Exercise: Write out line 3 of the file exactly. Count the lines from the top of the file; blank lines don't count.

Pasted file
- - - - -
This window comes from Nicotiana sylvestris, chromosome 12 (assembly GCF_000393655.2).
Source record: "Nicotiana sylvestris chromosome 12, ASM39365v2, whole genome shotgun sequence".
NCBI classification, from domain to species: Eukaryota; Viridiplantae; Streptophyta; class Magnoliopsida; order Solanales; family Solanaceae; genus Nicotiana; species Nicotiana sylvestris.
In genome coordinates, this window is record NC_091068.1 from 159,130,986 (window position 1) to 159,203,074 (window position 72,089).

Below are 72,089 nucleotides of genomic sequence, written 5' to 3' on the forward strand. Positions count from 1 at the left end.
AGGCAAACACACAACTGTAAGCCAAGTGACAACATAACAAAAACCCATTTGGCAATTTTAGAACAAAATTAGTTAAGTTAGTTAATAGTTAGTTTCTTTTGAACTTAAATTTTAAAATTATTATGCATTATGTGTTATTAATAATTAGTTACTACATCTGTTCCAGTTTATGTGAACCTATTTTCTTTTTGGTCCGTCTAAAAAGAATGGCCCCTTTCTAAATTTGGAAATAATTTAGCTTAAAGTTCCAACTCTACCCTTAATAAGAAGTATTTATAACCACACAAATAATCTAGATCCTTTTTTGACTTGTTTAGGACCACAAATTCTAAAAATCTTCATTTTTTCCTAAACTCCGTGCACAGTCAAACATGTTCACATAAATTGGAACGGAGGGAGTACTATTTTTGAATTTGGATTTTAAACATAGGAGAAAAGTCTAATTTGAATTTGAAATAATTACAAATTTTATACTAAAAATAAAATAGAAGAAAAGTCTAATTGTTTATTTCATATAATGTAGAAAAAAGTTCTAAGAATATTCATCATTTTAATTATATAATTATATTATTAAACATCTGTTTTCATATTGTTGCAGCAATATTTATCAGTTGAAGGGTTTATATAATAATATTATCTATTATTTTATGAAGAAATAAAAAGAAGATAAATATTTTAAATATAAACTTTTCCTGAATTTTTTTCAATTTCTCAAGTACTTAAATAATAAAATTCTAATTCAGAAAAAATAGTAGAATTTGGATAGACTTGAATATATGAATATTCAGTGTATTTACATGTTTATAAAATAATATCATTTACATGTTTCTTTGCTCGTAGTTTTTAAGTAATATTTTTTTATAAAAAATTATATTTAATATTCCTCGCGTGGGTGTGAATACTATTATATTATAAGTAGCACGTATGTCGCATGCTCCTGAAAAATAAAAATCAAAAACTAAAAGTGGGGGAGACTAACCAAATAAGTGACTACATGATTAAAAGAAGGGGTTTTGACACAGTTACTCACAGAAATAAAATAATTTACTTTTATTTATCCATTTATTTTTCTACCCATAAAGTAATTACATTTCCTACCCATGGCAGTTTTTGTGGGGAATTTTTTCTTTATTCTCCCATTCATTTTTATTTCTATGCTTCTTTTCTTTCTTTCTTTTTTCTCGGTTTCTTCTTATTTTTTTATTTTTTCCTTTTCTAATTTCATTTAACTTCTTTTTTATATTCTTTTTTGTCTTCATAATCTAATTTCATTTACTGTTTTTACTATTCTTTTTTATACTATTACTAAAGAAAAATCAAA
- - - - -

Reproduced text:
NCBI classification, from domain to species: Eukaryota; Viridiplantae; Streptophyta; class Magnoliopsida; order Solanales; family Solanaceae; genus Nicotiana; species Nicotiana sylvestris.